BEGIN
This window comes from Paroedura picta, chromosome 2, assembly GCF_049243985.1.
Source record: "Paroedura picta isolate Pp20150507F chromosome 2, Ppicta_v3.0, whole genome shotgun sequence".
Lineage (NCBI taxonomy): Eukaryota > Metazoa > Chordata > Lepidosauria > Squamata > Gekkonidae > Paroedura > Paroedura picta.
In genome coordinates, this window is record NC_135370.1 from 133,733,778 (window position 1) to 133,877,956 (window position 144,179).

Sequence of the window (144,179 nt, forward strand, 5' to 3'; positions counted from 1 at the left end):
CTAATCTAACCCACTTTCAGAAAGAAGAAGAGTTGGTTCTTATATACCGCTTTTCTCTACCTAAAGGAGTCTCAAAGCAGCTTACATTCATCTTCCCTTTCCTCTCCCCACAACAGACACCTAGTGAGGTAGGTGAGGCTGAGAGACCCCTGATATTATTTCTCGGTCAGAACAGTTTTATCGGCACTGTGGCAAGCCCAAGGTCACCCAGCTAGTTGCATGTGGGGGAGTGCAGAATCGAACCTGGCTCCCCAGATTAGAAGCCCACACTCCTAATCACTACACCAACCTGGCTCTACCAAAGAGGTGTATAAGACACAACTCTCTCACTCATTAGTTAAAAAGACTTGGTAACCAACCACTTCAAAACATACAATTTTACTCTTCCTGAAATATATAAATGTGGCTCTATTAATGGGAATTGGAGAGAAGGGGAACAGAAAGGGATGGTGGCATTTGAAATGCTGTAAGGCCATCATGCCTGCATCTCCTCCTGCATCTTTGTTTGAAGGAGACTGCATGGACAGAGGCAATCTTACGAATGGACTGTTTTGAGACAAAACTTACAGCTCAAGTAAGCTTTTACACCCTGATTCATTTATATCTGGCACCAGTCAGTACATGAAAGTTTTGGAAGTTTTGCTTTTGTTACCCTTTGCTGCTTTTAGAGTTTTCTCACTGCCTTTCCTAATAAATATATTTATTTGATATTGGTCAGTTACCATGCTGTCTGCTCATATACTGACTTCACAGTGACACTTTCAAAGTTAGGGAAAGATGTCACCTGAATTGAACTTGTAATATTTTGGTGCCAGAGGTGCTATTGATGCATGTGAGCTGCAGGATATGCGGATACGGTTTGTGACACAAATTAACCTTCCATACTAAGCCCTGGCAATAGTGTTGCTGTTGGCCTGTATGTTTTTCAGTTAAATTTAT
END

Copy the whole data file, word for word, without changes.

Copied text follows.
This window comes from Paroedura picta, chromosome 2, assembly GCF_049243985.1.
Source record: "Paroedura picta isolate Pp20150507F chromosome 2, Ppicta_v3.0, whole genome shotgun sequence".
Lineage (NCBI taxonomy): Eukaryota > Metazoa > Chordata > Lepidosauria > Squamata > Gekkonidae > Paroedura > Paroedura picta.
In genome coordinates, this window is record NC_135370.1 from 133,733,778 (window position 1) to 133,877,956 (window position 144,179).

Sequence of the window (144,179 nt, forward strand, 5' to 3'; positions counted from 1 at the left end):
CTAATCTAACCCACTTTCAGAAAGAAGAAGAGTTGGTTCTTATATACCGCTTTTCTCTACCTAAAGGAGTCTCAAAGCAGCTTACATTCATCTTCCCTTTCCTCTCCCCACAACAGACACCTAGTGAGGTAGGTGAGGCTGAGAGACCCCTGATATTATTTCTCGGTCAGAACAGTTTTATCGGCACTGTGGCAAGCCCAAGGTCACCCAGCTAGTTGCATGTGGGGGAGTGCAGAATCGAACCTGGCTCCCCAGATTAGAAGCCCACACTCCTAATCACTACACCAACCTGGCTCTACCAAAGAGGTGTATAAGACACAACTCTCTCACTCATTAGTTAAAAAGACTTGGTAACCAACCACTTCAAAACATACAATTTTACTCTTCCTGAAATATATAAATGTGGCTCTATTAATGGGAATTGGAGAGAAGGGGAACAGAAAGGGATGGTGGCATTTGAAATGCTGTAAGGCCATCATGCCTGCATCTCCTCCTGCATCTTTGTTTGAAGGAGACTGCATGGACAGAGGCAATCTTACGAATGGACTGTTTTGAGACAAAACTTACAGCTCAAGTAAGCTTTTACACCCTGATTCATTTATATCTGGCACCAGTCAGTACATGAAAGTTTTGGAAGTTTTGCTTTTGTTACCCTTTGCTGCTTTTAGAGTTTTCTCACTGCCTTTCCTAATAAATATATTTATTTGATATTGGTCAGTTACCATGCTGTCTGCTCATATACTGACTTCACAGTGACACTTTCAAAGTTAGGGAAAGATGTCACCTGAATTGAACTTGTAATATTTTGGTGCCAGAGGTGCTATTGATGCATGTGAGCTGCAGGATATGCGGATACGGTTTGTGACACAAATTAACCTTCCATACTAAGCCCTGGCAATAGTGTTGCTGTTGGCCTGTATGTTTTTCAGTTAAATTTAT